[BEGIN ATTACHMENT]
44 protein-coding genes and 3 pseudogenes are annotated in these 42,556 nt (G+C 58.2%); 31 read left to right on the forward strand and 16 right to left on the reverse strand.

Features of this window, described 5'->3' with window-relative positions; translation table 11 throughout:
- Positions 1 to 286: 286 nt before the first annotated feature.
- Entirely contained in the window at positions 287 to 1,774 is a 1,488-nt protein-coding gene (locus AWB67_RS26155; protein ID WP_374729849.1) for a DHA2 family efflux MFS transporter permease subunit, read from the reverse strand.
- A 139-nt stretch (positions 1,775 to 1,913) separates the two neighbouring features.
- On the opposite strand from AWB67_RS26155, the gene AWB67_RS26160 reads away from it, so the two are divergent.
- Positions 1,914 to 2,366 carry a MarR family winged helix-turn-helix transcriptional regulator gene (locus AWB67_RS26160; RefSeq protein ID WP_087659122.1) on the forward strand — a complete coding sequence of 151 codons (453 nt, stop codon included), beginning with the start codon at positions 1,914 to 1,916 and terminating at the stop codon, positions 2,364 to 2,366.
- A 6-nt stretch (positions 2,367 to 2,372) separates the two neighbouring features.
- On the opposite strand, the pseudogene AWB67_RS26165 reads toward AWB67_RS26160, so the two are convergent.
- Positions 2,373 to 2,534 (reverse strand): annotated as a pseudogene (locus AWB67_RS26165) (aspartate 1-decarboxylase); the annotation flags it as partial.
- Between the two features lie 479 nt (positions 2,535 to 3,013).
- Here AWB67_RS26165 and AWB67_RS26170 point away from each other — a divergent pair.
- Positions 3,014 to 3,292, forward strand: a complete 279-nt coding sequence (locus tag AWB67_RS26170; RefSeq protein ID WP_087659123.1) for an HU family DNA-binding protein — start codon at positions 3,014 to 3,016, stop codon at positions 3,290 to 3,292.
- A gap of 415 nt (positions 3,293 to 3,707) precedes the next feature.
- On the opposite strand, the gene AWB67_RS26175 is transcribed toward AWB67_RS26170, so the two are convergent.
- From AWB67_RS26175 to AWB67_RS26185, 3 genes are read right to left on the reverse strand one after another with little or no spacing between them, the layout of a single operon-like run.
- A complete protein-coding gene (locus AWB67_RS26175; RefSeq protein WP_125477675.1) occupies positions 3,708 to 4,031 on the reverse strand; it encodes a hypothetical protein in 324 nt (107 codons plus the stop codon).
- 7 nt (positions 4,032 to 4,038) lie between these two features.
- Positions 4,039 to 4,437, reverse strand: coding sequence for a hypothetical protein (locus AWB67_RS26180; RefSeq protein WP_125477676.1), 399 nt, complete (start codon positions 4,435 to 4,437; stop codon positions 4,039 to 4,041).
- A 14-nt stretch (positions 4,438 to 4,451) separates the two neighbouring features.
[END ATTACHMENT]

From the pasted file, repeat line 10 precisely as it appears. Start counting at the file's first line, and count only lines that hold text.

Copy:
- Positions 2,373 to 2,534 (reverse strand): annotated as a pseudogene (locus AWB67_RS26165) (aspartate 1-decarboxylase); the annotation flags it as partial.